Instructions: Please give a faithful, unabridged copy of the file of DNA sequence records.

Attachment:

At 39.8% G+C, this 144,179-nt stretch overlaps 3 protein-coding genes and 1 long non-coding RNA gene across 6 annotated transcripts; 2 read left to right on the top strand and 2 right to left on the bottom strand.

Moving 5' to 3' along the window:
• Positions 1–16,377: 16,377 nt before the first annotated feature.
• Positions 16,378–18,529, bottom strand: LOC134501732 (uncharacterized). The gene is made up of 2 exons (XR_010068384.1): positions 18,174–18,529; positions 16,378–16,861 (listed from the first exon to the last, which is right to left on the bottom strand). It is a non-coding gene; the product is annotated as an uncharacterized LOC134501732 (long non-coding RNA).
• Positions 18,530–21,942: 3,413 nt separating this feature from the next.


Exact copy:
At 39.8% G+C, this 144,179-nt stretch overlaps 3 protein-coding genes and 1 long non-coding RNA gene across 6 annotated transcripts; 2 read left to right on the top strand and 2 right to left on the bottom strand.

Moving 5' to 3' along the window:
• Positions 1–16,377: 16,377 nt before the first annotated feature.
• Positions 16,378–18,529, bottom strand: LOC134501732 (uncharacterized). The gene is made up of 2 exons (XR_010068384.1): positions 18,174–18,529; positions 16,378–16,861 (listed from the first exon to the last, which is right to left on the bottom strand). It is a non-coding gene; the product is annotated as an uncharacterized LOC134501732 (long non-coding RNA).
• Positions 18,530–21,942: 3,413 nt separating this feature from the next.